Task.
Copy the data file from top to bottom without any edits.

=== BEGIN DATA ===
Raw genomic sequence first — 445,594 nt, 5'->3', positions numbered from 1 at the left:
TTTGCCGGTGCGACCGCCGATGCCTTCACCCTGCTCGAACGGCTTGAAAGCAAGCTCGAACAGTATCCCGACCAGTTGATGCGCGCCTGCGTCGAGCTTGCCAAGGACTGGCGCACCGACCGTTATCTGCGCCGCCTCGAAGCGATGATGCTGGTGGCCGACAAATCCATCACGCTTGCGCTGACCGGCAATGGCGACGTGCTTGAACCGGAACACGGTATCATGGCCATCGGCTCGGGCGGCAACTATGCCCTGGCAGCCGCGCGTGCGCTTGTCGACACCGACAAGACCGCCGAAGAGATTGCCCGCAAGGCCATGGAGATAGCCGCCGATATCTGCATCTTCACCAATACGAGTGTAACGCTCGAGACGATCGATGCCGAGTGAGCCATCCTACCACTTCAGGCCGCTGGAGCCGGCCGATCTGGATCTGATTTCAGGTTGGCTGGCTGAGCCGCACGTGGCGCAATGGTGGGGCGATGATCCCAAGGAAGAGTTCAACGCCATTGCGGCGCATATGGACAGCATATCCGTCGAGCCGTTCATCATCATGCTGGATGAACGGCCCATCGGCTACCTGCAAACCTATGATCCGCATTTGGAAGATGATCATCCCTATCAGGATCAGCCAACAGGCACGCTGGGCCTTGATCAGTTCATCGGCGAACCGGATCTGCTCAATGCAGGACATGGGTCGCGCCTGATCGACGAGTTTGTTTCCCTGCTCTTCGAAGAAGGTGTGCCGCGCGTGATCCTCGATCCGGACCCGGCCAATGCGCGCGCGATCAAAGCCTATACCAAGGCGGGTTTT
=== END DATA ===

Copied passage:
Raw genomic sequence first — 445,594 nt, 5'->3', positions numbered from 1 at the left:
TTTGCCGGTGCGACCGCCGATGCCTTCACCCTGCTCGAACGGCTTGAAAGCAAGCTCGAACAGTATCCCGACCAGTTGATGCGCGCCTGCGTCGAGCTTGCCAAGGACTGGCGCACCGACCGTTATCTGCGCCGCCTCGAAGCGATGATGCTGGTGGCCGACAAATCCATCACGCTTGCGCTGACCGGCAATGGCGACGTGCTTGAACCGGAACACGGTATCATGGCCATCGGCTCGGGCGGCAACTATGCCCTGGCAGCCGCGCGTGCGCTTGTCGACACCGACAAGACCGCCGAAGAGATTGCCCGCAAGGCCATGGAGATAGCCGCCGATATCTGCATCTTCACCAATACGAGTGTAACGCTCGAGACGATCGATGCCGAGTGAGCCATCCTACCACTTCAGGCCGCTGGAGCCGGCCGATCTGGATCTGATTTCAGGTTGGCTGGCTGAGCCGCACGTGGCGCAATGGTGGGGCGATGATCCCAAGGAAGAGTTCAACGCCATTGCGGCGCATATGGACAGCATATCCGTCGAGCCGTTCATCATCATGCTGGATGAACGGCCCATCGGCTACCTGCAAACCTATGATCCGCATTTGGAAGATGATCATCCCTATCAGGATCAGCCAACAGGCACGCTGGGCCTTGATCAGTTCATCGGCGAACCGGATCTGCTCAATGCAGGACATGGGTCGCGCCTGATCGACGAGTTTGTTTCCCTGCTCTTCGAAGAAGGTGTGCCGCGCGTGATCCTCGATCCGGACCCGGCCAATGCGCGCGCGATCAAAGCCTATACCAAGGCGGGTTTT